Despite much trepidation I decided to take the car here at Kopparambil, again that of another uncle and applied Nandan chetan’s logic, ‘of course, car does not know that it’s me. And the roads, well, they don’t know either that I come from Bangalore’, ha ha, I laughed to myself.

I had started off to go to Avnissery to visit the family temple but en route decided to head to Chakkamparambil Temple at Ashtamichira, Mala. Once on the road, I was thrilled to bits at the rush of fresh air and the sheer feeling of holding the steering wheel in my own two hands. What a pleasure!

Perhaps, being ‘bekaar’, I was also a bit ‘bebus’ or helpless, I thought to myself. And well, I dropped at my teacher friend, Maya’s beautiful home uninvited.

Of the many things that Maya does, she is a fantastic cook, she loves tailoring, has the most beautiful smile on the planet but most ardently, right at the core of her, she is a dedicated teacher, who enjoys her time in the classroom.

The moment she starts to share about her classroom, her eyes twinkle, her hands wave about in excitement and well, ‘Lekha, we teachers get a lot of love and affection from our students, don’t we, and that is a major missing due to this corona’. ‘Actually it is so acute that it pulls me down sometimes, she smiled a bit sadly flashing her famous dimple.

Petting her lab, Happy, she said, ‘this girl is my best buddy, see, she is so excited to see you!’

I thought of all the teachers who are struggling with the digital screens and sorely missing the human touch, when the world is sneering at them for ‘less workload’ and ‘ease of work’.

Really !!! the teaching community is constantly missing the classroom interaction as much as the students do and like the students themselves, they are itching for the noise in the corridors, in the classrooms and the rush of walking up and down, with the purpose of ‘making lives better’ and the pretext of adding value to lives they touch.

The new normal is rather abnormal, don’t you think?

the success of a young teacher

My young neice is a first time teacher. Her enthusiasm is palapable so is her nervousness. She is driven to do her best. ‘They should learn right, chechi. They should benefit from my classes. ‘

Eager to make a mark and make a difference she puts in efforts to learn the tricks of the trade. From introduction of a lesson to details about classroom activities to making the class engaging, she is an enthusiastic question bank. Our discussions are as interesting for me as it is for her.

As we discuss, I see in her a glimpse of how I was, fired up to make each class memorable, reading, making notes and learning new words.

Years of teaching has made me confident and comfortable in a classroom, so it will be with her or even better, given her commitment and sincerity to the job.

The fact that she deals with students in a government school makes it even more demanding, she has to constantly consider those who have had no exposure whatsoever to good language. Yet, the teacher is excited and committed and the students are lapping it up, reciprocating the teacher’s enthusiasm in equal terms.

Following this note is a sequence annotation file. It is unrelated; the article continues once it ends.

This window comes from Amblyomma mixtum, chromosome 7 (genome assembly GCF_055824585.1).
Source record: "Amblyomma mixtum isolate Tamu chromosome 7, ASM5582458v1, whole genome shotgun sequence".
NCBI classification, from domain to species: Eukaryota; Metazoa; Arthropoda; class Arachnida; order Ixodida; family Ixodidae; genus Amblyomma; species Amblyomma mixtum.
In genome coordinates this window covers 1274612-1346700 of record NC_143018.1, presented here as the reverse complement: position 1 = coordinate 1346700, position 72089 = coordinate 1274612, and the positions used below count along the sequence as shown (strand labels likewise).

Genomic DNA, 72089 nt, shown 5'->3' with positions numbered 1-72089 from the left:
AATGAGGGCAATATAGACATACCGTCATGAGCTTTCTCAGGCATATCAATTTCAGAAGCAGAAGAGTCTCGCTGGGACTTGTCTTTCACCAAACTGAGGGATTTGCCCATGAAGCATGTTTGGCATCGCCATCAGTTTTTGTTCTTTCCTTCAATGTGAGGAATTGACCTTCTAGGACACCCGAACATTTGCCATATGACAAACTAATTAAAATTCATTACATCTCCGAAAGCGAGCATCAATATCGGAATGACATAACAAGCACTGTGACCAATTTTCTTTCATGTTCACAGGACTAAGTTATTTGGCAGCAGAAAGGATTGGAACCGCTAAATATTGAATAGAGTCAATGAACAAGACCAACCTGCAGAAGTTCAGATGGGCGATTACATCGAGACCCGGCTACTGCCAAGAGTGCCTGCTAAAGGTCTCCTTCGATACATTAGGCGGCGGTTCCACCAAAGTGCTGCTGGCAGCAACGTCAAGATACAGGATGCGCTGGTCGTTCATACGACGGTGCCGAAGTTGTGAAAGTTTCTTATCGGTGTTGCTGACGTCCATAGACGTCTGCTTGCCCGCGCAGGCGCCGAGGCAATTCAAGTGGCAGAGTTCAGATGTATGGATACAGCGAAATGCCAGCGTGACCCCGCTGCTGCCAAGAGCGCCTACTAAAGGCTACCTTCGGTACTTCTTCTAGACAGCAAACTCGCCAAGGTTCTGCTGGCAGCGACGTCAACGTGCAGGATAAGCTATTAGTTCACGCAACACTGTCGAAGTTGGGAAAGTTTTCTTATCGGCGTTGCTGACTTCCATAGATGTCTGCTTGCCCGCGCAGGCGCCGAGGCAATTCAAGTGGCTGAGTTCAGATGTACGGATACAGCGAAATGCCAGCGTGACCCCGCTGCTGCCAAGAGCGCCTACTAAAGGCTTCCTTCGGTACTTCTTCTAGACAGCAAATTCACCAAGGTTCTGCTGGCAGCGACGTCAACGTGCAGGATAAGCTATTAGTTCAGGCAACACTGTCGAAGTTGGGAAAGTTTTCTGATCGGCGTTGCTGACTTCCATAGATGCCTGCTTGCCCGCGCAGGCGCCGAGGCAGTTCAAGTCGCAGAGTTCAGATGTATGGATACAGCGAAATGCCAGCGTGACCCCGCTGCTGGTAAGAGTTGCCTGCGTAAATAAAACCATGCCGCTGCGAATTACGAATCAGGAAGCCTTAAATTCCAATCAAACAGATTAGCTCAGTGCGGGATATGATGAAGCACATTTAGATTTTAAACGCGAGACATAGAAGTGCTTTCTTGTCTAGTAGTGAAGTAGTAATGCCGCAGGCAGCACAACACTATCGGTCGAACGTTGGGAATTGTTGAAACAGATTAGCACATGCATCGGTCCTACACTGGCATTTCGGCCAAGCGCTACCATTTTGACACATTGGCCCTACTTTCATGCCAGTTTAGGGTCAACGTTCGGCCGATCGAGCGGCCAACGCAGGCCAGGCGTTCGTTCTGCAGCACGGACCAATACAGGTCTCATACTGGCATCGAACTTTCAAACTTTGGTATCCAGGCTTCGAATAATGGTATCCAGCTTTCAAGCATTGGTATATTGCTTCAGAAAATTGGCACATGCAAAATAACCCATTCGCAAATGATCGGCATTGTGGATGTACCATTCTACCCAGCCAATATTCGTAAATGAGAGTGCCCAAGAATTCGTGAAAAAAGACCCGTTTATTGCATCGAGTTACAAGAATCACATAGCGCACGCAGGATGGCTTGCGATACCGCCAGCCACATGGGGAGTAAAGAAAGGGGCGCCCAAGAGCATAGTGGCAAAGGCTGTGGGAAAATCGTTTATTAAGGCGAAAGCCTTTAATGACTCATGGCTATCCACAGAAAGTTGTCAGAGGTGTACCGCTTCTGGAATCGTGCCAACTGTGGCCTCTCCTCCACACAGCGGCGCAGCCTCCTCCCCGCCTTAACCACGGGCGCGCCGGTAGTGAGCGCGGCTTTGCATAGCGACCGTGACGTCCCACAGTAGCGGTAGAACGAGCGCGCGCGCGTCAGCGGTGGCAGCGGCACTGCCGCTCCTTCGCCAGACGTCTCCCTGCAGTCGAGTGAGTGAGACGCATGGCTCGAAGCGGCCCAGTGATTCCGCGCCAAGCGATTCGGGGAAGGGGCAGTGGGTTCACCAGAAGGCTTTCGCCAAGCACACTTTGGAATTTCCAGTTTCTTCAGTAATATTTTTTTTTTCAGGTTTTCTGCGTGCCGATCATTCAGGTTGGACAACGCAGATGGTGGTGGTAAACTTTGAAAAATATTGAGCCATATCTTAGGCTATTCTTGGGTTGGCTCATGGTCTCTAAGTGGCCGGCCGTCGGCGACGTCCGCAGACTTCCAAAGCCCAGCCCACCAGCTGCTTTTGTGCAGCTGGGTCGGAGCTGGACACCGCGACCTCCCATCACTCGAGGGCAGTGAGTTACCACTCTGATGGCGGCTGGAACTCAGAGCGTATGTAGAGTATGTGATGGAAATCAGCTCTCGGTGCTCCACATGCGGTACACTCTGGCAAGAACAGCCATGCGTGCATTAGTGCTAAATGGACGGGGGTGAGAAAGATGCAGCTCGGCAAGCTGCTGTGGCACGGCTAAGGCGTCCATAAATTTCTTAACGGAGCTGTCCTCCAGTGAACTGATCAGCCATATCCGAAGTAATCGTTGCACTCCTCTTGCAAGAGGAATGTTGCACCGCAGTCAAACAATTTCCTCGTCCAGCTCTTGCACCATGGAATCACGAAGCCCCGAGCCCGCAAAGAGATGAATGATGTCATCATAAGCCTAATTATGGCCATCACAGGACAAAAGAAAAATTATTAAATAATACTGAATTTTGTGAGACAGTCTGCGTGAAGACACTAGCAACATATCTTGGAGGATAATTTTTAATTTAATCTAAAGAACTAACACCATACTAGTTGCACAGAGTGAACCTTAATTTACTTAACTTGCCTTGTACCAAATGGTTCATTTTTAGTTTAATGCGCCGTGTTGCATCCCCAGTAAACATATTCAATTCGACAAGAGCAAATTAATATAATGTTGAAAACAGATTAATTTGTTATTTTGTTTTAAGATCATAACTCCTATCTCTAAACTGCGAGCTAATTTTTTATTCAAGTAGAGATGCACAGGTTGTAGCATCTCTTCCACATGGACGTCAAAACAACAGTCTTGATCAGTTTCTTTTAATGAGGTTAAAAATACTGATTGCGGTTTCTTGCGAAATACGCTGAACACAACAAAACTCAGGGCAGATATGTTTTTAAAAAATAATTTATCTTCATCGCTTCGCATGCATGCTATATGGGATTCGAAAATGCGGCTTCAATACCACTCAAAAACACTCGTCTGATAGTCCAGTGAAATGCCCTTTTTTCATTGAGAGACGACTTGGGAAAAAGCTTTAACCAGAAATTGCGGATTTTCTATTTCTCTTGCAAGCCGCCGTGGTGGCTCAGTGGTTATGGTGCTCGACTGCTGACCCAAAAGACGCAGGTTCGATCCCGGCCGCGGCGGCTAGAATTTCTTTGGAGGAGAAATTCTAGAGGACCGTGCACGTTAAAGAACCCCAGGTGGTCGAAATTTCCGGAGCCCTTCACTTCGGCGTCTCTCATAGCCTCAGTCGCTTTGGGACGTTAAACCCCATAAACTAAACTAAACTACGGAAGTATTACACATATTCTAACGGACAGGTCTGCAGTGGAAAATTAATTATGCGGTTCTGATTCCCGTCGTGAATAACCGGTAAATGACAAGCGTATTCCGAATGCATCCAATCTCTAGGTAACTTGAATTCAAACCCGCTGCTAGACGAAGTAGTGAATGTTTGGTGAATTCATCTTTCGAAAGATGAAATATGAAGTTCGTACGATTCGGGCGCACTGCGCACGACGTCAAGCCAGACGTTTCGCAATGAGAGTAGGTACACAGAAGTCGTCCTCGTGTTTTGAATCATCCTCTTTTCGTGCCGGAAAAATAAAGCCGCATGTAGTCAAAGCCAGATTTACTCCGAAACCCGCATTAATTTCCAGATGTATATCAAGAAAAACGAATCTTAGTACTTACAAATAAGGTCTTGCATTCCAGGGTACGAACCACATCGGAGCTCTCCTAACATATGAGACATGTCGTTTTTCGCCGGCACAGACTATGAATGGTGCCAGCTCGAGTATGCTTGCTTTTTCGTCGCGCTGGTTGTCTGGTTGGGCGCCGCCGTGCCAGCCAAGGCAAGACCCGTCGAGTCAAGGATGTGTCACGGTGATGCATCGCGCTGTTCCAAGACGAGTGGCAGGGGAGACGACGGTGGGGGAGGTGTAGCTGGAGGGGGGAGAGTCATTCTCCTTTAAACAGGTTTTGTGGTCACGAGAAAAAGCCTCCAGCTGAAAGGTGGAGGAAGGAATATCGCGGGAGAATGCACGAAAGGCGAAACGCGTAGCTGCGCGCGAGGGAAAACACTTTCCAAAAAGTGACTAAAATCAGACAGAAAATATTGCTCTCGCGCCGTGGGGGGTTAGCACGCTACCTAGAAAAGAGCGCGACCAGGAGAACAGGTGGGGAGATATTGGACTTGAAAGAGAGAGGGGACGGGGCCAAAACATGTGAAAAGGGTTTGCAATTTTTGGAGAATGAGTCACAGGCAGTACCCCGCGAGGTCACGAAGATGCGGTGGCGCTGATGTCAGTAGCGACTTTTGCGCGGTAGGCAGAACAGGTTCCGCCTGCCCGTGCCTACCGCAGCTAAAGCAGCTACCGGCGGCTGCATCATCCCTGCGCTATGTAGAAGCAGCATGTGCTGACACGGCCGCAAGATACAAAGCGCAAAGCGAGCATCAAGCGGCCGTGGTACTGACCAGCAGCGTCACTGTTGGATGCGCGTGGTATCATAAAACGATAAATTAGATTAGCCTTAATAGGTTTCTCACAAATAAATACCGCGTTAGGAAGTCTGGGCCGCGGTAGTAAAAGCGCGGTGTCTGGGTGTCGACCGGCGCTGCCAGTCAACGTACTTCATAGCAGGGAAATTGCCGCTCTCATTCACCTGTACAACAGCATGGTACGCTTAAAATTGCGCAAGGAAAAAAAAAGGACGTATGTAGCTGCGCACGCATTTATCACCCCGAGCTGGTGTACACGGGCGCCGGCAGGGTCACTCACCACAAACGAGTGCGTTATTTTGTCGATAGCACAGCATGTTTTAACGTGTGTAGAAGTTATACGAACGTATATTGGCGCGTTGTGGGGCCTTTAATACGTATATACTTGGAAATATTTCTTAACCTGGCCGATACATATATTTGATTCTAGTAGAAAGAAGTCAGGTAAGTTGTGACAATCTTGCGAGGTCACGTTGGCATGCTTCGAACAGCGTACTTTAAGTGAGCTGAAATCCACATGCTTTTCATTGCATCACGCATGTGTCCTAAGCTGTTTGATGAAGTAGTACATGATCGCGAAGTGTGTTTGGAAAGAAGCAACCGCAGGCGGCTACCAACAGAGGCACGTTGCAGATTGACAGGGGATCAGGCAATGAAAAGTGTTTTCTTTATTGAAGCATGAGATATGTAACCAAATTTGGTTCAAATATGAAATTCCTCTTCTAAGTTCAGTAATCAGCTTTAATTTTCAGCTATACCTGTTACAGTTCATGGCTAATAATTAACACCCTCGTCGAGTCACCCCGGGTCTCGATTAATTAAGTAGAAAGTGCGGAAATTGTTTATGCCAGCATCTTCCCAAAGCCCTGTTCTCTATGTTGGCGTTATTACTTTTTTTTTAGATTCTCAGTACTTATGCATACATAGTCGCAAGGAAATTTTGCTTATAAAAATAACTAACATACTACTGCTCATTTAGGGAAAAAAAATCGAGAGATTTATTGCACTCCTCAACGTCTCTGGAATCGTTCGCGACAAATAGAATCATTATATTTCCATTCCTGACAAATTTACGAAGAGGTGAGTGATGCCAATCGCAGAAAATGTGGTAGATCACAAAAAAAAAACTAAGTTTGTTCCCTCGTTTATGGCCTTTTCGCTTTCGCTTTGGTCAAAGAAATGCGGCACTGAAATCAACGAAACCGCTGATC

Many years back, I taught at Ganapat Boys High School in Calicut for just 3 months and that experience was an eye opener for the beginner in me. In a classroom of repeaters, I could with some affection and positive remarks generate enthusiasm for learning. I remember breaking in my heart when the kids in the classroom, spoke of their ambitions, ‘I want to be a mechanic’,’I will run a watch repair shop’, ‘I will become a bus conductor’. It looked as if the fact that they had failed a year or two has reduced the scope of their dreams and aspirations. It must have been such a painful experience to go home and be reminded only of their academic failure and be told the same at school. While I was warned of the indifference of the students in the class, I found them very supportive and willing to understand and learn. I guess a little compassion and understanding is all it takes to make a child ‘whole’ again.

It is therefore, touching to see young teachers being so kind and willing to learn and grow, it speaks good for all of us. But mostly I am just happy to witness this process of evolution of the nervous new comer finding her feet and her voice in the class room and her colleagues and students showering praises on her as she does it.

A helping hand and a smile helps anyone, even teachers, yes, more so, teachers because a teacher is in a unique position of being able to give joy to many little guys and girls and that many homes, if you think about it.

Go on then, reach out to a teacher you know and tell him/her of the good work they do, they also deserve a few good words.

Mam!!!YOU GOTTA SING!

As we were windin up the semester, the class was euphoric. There were sharing of what they learned and how. The class also talked about the peers, and how others rooted for them and how this transformed them literally. In the general atmosphere of bonhomie and with the satisfaction of having completed the work assigned, I stood relaxed in front of the class of 100 students, 50 online and the rest offline.

Suddenly, a noise broke out from the back benchers, ‘ Mam, we want you to sing!’

I looked up strangely as that was not part of the agenda and smiled it off as a meaningless blabber.